Keller-Williams Realty Inc. has named top producing agents/teams/groups from Keller-Williams Elite Realty in Bonita Springs on its Florida – South Regional performance ranking report for May 2012. The rankings are: Top Groups Written Volume: The Jordan Team; Top Groups Closed Volume: The Renee Team; The Michael Burke/Coconut Point Team; Top Teams Closed Volume: The Cassidy-Lashhab Team; Top Teams Closed Units: The Cassidy-Lashhab Team; Top Producers Closed Volume: Krista Asquith.

Fannie Mae posts $2.2B net gain for Q2

WASHINGTON (AP) — Fannie Mae earned $2.2 billion from April through June, its second quarterly gain in net income since being taken over by the government during the 2008 financial crisis.

The mortgage giant attributed the increase to improving home prices and fewer foreclosures.

Fannie said Wednesday that it paid a dividend of $2.9 billion to the Treasury Department and sought no additional aid.

Fannie’s net income attributable to common shareholders was 37 cents per share in the second quarter. That compares with a net loss of $5.2 billion, or 90 cents per share, in the same period last year.

“We think home prices have stabilized,” Fannie President and CEO Timothy Mayopoulos said in an interview on CNBC.

Fannie has reported gains in net income in both quarters this year. It earned $2.7 billion in the January-March quarter and paid a dividend of $2.8 billion to the Treasury.

The company received about $116 billion from the Treasury Department, the most expensive bailout of a single company. It has so far repaid about $26 billion.

Mayopoulos said he believes the company can be profitable going forward, though that doesn’t necessarily mean that Fannie will make enough money to pay a dividend each quarter to the Treasury.

“It’s going to depend on home prices,” Mayopoulos said.

The housing market has started to recover this year after languishing since the bust in 2006 and 2007. Home sales are higher than last year, although they are still below healthy levels. Home prices are rising in many markets, partly because the supply of homes for sale has fallen.

U.S. home prices, including sales of distressed properties, jumped 2.5 percent in June from the same month in 2011, according to a report issued Tuesday by data analytics firm CoreLogic. And the Standard Poor’s/Case-Shiller home price index reported price increases from April to May in all 20 cities tracked by the survey.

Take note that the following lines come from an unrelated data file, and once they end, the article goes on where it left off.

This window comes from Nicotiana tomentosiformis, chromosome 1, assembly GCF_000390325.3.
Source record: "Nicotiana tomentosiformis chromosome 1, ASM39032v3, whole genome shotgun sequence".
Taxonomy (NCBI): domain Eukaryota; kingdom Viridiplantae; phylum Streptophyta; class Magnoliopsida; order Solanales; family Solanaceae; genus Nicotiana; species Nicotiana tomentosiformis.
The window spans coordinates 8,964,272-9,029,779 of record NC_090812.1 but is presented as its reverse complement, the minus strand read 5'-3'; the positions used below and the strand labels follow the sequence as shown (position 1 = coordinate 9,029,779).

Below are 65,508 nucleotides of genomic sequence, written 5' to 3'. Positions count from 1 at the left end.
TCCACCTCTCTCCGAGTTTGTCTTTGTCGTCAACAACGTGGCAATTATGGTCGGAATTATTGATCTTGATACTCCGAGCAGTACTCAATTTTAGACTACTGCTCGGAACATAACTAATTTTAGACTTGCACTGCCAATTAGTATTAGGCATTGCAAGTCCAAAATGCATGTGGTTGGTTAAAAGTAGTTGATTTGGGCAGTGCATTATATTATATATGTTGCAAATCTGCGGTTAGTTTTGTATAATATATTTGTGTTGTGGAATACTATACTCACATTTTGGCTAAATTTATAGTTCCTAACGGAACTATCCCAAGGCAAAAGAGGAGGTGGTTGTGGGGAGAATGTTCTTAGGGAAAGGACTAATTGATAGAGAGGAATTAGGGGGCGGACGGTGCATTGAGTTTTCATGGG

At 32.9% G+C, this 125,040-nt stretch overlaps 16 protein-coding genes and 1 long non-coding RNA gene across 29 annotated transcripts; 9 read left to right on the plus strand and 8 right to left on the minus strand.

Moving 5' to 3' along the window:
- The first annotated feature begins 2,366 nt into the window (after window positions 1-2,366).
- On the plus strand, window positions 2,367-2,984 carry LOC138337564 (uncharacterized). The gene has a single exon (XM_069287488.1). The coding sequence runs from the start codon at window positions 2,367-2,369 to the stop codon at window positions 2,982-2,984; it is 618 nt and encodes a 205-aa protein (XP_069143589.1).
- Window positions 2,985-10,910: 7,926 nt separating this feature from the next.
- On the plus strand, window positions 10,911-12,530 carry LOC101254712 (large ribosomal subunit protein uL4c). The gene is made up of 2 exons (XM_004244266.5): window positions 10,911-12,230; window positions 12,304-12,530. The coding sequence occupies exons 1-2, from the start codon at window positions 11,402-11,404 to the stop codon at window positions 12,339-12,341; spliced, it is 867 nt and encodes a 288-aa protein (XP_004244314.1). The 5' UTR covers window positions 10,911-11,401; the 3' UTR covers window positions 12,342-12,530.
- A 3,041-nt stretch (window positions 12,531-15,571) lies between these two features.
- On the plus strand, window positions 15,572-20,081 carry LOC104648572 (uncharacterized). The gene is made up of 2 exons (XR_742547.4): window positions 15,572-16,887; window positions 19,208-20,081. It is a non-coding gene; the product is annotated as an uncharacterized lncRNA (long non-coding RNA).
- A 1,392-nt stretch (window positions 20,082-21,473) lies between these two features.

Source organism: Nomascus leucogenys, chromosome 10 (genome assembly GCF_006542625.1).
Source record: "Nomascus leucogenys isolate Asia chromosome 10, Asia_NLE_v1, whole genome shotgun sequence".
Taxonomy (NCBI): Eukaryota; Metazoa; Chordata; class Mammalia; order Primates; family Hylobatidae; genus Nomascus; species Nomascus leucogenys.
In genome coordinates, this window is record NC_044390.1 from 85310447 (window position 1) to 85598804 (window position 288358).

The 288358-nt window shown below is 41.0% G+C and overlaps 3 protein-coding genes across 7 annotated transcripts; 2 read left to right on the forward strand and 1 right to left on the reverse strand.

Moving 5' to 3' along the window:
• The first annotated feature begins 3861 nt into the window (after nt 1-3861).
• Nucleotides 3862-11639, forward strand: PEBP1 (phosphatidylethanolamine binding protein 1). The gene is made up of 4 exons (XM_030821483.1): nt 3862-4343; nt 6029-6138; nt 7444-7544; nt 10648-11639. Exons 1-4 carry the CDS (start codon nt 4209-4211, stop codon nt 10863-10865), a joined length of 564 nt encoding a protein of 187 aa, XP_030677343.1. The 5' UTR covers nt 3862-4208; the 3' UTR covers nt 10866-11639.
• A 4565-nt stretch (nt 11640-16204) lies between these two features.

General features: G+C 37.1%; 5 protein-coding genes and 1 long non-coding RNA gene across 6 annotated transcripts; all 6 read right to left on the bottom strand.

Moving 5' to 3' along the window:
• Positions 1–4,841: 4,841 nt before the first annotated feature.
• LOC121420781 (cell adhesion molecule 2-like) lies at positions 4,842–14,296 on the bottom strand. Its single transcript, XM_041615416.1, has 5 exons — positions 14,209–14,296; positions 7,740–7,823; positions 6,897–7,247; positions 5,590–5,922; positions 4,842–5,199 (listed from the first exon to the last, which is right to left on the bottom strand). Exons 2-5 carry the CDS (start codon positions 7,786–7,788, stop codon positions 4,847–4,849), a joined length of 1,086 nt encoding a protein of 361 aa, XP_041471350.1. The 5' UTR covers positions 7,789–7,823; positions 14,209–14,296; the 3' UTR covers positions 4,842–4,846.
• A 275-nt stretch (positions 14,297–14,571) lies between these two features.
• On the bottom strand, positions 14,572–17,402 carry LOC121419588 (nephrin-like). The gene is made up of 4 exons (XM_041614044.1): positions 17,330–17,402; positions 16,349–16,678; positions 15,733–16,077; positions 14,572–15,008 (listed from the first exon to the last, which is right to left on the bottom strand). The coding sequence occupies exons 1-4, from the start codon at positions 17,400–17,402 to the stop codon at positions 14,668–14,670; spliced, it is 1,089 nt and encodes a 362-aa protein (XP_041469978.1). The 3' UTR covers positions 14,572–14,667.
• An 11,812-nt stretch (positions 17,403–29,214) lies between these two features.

On Tuesday, McLean, Va.-based Freddie Mac reported net income of $1.2 billion for the second quarter and didn’t request any additional federal aid for the period. The gain compared with a net loss of $3.76 billion in the same period a year ago.

Fannie and Freddie own or guarantee about half of all U.S. mortgages, or nearly 31 million home loans. Along with several federal agencies, they backed nearly 90 percent of new mortgages over the past year.

The government rescued the two companies during the financial crisis after they incurred massive losses on risky mortgages. Taxpayers have spent about $170 billion to rescue Fannie and Freddie. It could cost roughly $260 billion more to support the companies through 2014 after subtracting dividend payments, according to the government.

Anthony Sanders, a real estate finance professor at George Mason University, said stable prices have reduced Fannie and Freddie’s losses on mortgages. But he doubts either Freddie Mac or Fannie Mae could ever repay their full debt to the taxpayers.

The companies are so deep in debt to the government that they’d need several decades of profits to fully repay, Sanders says.

Freddie Mac launches $4 bln new 5-year notes – IFR


Thu Aug 9, 2012 9:05am EDT

Aug 9 (Reuters) – Freddie Mac, the No. 2 U.S. home funding
company, on Thursday launched its new $4 billion five-year reference note sale,
said IFR, a Thomson Reuters service.

The notes, which are due Sept. 29, 2017, are expected to yield about 26.5
basis points over comparable U.S. Treasuries.

Pricing is expected later on Thursday, with settlement on Friday, Aug. 10.

The joint lead managers on the sale are BNP Paribas, Goldman Sachs, and
Barclays.

Investors snapping up Sonoma County homes

For the first half of the year, absentee buyers purchased 30 percent of the houses and condos sold in the county, according to DataQuick, a real estate information service. That rate was up 1 percent from the same period a year earlier.

Real estate agents said absentee buyers — investors and second-home buyers — have been drawn by lower prices, historically low mortgage rates and increased confidence that prices aren’t going much lower.

Buying rentals can produce a better return than putting cash into many fixed investments, the agents said. That applies even without considering any future appreciation in home value.

“It’s a great time to be a landlord,” said Daniel Casabonne, an agent with Frank Howard Allen in Sonoma.

Similarly, some second-home buyers once thought “the Wine Country was out of their league” due to pricing, said Mike Kelly, an agent with Keller Williams in Santa Rosa.

Now those buyers are looking here, agents said, often with an eye to moving to the county permanently after retirement.

For the first half of the year, 952 of the 3,144 houses and condos sold in the county were purchased by absentee buyers, according to DataQuick, which is based in San Diego.

Among the county’s cities, Cotati had the highest portion of home sales to absentee buyers at 42 percent. Petaluma had the least, at 19 percent.